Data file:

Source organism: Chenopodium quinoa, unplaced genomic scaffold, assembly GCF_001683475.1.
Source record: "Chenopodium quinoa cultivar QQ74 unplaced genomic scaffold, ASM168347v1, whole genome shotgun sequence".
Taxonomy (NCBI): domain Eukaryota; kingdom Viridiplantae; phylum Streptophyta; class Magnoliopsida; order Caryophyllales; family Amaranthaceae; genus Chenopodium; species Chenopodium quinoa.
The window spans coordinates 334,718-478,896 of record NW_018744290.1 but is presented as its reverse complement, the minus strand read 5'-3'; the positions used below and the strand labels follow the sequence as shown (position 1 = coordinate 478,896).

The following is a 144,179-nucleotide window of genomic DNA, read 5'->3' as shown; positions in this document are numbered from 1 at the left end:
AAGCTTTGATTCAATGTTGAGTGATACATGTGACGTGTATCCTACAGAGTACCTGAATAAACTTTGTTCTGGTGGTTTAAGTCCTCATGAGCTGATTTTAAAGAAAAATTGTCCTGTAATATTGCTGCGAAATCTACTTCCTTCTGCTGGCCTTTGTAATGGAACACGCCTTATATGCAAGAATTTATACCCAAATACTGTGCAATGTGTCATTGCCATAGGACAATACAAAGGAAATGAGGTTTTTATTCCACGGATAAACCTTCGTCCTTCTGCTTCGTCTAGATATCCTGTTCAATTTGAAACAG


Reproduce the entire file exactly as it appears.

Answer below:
Source organism: Chenopodium quinoa, unplaced genomic scaffold, assembly GCF_001683475.1.
Source record: "Chenopodium quinoa cultivar QQ74 unplaced genomic scaffold, ASM168347v1, whole genome shotgun sequence".
Taxonomy (NCBI): domain Eukaryota; kingdom Viridiplantae; phylum Streptophyta; class Magnoliopsida; order Caryophyllales; family Amaranthaceae; genus Chenopodium; species Chenopodium quinoa.
The window spans coordinates 334,718-478,896 of record NW_018744290.1 but is presented as its reverse complement, the minus strand read 5'-3'; the positions used below and the strand labels follow the sequence as shown (position 1 = coordinate 478,896).

The following is a 144,179-nucleotide window of genomic DNA, read 5'->3' as shown; positions in this document are numbered from 1 at the left end:
AAGCTTTGATTCAATGTTGAGTGATACATGTGACGTGTATCCTACAGAGTACCTGAATAAACTTTGTTCTGGTGGTTTAAGTCCTCATGAGCTGATTTTAAAGAAAAATTGTCCTGTAATATTGCTGCGAAATCTACTTCCTTCTGCTGGCCTTTGTAATGGAACACGCCTTATATGCAAGAATTTATACCCAAATACTGTGCAATGTGTCATTGCCATAGGACAATACAAAGGAAATGAGGTTTTTATTCCACGGATAAACCTTCGTCCTTCTGCTTCGTCTAGATATCCTGTTCAATTTGAAACAG